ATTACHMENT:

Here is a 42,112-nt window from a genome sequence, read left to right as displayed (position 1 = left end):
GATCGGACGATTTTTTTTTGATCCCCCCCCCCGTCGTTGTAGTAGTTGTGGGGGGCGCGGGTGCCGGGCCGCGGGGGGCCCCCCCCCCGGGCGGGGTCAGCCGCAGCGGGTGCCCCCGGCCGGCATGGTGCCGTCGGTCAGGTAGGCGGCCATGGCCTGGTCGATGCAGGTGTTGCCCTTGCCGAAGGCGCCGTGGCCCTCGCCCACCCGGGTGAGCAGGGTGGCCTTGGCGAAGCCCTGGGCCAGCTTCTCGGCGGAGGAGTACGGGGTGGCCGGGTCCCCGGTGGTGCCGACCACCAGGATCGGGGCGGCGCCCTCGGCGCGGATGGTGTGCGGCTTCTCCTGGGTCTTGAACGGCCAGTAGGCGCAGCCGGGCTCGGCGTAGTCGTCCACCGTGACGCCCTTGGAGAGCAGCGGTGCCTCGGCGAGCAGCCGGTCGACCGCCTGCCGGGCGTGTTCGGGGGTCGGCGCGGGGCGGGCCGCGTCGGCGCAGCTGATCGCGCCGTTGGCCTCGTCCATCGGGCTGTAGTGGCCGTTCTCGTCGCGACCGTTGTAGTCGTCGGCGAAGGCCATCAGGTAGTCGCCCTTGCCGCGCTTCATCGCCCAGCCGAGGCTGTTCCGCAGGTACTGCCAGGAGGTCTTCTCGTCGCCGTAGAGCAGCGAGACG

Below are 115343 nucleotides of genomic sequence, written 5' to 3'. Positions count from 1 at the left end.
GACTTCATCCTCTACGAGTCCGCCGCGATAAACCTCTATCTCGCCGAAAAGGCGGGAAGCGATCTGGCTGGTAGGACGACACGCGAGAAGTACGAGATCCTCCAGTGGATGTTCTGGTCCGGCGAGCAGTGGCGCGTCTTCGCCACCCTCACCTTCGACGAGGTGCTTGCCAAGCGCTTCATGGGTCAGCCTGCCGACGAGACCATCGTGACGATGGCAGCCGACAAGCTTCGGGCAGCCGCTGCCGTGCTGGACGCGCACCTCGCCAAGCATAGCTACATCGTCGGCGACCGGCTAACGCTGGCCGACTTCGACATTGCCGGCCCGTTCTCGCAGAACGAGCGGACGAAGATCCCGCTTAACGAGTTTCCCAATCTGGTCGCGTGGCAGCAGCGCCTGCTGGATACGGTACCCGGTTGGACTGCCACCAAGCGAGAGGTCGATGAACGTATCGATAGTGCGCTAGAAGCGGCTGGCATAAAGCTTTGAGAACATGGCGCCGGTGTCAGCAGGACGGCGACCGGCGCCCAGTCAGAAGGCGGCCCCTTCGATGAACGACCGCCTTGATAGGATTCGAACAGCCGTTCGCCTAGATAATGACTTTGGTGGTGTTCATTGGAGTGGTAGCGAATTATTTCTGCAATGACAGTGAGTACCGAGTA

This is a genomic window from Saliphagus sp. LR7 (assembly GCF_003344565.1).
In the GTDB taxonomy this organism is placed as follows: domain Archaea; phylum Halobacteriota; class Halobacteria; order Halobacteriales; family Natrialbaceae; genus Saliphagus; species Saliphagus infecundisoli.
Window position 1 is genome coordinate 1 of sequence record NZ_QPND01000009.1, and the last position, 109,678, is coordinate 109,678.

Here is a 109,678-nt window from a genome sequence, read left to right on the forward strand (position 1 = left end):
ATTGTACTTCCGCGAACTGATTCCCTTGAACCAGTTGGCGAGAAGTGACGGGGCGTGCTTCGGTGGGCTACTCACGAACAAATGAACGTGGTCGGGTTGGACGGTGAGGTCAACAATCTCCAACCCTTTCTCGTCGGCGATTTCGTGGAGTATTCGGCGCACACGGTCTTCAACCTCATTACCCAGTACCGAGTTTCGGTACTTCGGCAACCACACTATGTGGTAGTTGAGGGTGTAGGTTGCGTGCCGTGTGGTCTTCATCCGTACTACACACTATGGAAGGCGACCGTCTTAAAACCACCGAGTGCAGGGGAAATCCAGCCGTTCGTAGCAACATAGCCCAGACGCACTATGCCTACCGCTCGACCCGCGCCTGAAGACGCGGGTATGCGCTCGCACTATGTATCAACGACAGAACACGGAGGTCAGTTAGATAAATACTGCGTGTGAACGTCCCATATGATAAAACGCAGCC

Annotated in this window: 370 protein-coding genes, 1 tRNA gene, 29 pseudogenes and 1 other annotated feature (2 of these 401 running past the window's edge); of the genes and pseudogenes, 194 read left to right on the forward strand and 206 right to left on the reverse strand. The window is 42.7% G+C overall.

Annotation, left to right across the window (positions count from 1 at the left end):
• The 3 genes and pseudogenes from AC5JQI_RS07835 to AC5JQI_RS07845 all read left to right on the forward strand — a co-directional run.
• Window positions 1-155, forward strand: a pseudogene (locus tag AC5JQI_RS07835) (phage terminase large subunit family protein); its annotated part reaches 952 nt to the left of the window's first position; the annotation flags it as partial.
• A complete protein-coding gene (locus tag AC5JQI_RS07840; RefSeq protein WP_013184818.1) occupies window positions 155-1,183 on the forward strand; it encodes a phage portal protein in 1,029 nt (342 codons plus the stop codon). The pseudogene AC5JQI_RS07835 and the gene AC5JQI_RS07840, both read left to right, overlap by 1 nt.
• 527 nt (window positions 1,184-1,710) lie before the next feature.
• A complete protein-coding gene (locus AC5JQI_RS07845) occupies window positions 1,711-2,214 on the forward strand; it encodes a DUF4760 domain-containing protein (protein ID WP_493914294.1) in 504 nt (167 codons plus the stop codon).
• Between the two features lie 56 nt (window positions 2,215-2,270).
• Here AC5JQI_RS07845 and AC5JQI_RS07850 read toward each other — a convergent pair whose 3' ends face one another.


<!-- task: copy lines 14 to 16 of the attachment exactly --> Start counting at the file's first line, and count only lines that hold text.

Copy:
• A complete protein-coding gene (locus tag AC5JQI_RS07840; RefSeq protein WP_013184818.1) occupies window positions 155-1,183 on the forward strand; it encodes a phage portal protein in 1,029 nt (342 codons plus the stop codon). The pseudogene AC5JQI_RS07835 and the gene AC5JQI_RS07840, both read left to right, overlap by 1 nt.
• 527 nt (window positions 1,184-1,710) lie before the next feature.
• A complete protein-coding gene (locus AC5JQI_RS07845) occupies window positions 1,711-2,214 on the forward strand; it encodes a DUF4760 domain-containing protein (protein ID WP_493914294.1) in 504 nt (167 codons plus the stop codon).